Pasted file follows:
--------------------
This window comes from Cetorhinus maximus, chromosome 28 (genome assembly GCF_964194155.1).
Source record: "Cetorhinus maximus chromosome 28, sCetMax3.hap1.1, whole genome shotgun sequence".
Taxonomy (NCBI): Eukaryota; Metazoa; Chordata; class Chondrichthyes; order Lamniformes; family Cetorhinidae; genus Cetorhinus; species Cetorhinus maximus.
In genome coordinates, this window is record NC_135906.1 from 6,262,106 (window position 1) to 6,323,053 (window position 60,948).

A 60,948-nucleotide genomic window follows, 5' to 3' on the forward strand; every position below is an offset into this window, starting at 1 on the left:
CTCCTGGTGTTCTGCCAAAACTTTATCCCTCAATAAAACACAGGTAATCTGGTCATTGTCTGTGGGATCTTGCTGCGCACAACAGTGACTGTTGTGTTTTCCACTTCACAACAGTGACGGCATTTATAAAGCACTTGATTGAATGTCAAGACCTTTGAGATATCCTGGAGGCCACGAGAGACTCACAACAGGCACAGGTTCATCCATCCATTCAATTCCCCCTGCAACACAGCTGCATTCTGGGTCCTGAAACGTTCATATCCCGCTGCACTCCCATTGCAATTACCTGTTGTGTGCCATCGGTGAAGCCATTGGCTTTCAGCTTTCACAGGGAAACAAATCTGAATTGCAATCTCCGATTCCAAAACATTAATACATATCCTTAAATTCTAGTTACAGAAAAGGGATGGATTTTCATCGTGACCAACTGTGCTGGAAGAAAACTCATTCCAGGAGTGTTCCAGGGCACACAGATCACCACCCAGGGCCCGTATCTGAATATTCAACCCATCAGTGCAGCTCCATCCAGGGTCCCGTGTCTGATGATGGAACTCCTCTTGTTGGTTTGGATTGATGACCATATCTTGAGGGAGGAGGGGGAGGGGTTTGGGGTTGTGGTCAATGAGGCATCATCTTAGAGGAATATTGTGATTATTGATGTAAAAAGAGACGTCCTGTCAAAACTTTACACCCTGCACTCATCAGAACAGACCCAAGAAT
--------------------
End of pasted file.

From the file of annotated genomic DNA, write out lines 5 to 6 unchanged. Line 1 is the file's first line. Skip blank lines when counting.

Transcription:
A 60,948-nucleotide genomic window follows, 5' to 3' on the forward strand; every position below is an offset into this window, starting at 1 on the left:
CTCCTGGTGTTCTGCCAAAACTTTATCCCTCAATAAAACACAGGTAATCTGGTCATTGTCTGTGGGATCTTGCTGCGCACAACAGTGACTGTTGTGTTTTCCACTTCACAACAGTGACGGCATTTATAAAGCACTTGATTGAATGTCAAGACCTTTGAGATATCCTGGAGGCCACGAGAGACTCACAACAGGCACAGGTTCATCCATCCATTCAATTCCCCCTGCAACACAGCTGCATTCTGGGTCCTGAAACGTTCATATCCCGCTGCACTCCCATTGCAATTACCTGTTGTGTGCCATCGGTGAAGCCATTGGCTTTCAGCTTTCACAGGGAAACAAATCTGAATTGCAATCTCCGATTCCAAAACATTAATACATATCCTTAAATTCTAGTTACAGAAAAGGGATGGATTTTCATCGTGACCAACTGTGCTGGAAGAAAACTCATTCCAGGAGTGTTCCAGGGCACACAGATCACCACCCAGGGCCCGTATCTGAATATTCAACCCATCAGTGCAGCTCCATCCAGGGTCCCGTGTCTGATGATGGAACTCCTCTTGTTGGTTTGGATTGATGACCATATCTTGAGGGAGGAGGGGGAGGGGTTTGGGGTTGTGGTCAATGAGGCATCATCTTAGAGGAATATTGTGATTATTGATGTAAAAAGAGACGTCCTGTCAAAACTTTACACCCTGCACTCATCAGAACAGACCCAAGAAT